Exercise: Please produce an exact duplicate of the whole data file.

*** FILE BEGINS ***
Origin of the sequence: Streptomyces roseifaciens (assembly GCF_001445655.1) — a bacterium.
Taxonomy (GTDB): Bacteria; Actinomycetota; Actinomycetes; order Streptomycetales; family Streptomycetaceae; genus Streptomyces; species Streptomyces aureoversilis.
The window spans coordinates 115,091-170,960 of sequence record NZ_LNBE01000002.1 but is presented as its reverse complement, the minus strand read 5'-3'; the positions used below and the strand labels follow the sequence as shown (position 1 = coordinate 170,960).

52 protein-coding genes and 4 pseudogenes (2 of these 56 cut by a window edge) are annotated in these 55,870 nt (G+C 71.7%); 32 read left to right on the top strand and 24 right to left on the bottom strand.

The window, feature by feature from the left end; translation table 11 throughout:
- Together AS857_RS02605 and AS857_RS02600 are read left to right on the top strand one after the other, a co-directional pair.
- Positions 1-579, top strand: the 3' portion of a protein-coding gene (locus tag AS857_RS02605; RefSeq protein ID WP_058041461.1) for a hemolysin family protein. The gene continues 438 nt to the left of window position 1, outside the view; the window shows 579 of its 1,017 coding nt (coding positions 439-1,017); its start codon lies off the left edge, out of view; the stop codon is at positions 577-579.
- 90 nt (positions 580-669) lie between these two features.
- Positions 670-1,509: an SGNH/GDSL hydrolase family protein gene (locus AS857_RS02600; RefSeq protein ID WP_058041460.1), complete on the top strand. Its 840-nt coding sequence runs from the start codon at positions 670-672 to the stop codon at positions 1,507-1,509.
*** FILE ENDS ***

Origin of the sequence: Streptomyces roseifaciens (assembly GCF_001445655.1) — a bacterium.
Taxonomy (GTDB): Bacteria; Actinomycetota; Actinomycetes; order Streptomycetales; family Streptomycetaceae; genus Streptomyces; species Streptomyces aureoversilis.
The window spans coordinates 115,091-170,960 of sequence record NZ_LNBE01000002.1 but is presented as its reverse complement, the minus strand read 5'-3'; the positions used below and the strand labels follow the sequence as shown (position 1 = coordinate 170,960).

52 protein-coding genes and 4 pseudogenes (2 of these 56 cut by a window edge) are annotated in these 55,870 nt (G+C 71.7%); 32 read left to right on the top strand and 24 right to left on the bottom strand.

The window, feature by feature from the left end; translation table 11 throughout:
- Together AS857_RS02605 and AS857_RS02600 are read left to right on the top strand one after the other, a co-directional pair.
- Positions 1-579, top strand: the 3' portion of a protein-coding gene (locus tag AS857_RS02605; RefSeq protein ID WP_058041461.1) for a hemolysin family protein. The gene continues 438 nt to the left of window position 1, outside the view; the window shows 579 of its 1,017 coding nt (coding positions 439-1,017); its start codon lies off the left edge, out of view; the stop codon is at positions 577-579.
- 90 nt (positions 580-669) lie between these two features.
- Positions 670-1,509: an SGNH/GDSL hydrolase family protein gene (locus AS857_RS02600; RefSeq protein ID WP_058041460.1), complete on the top strand. Its 840-nt coding sequence runs from the start codon at positions 670-672 to the stop codon at positions 1,507-1,509.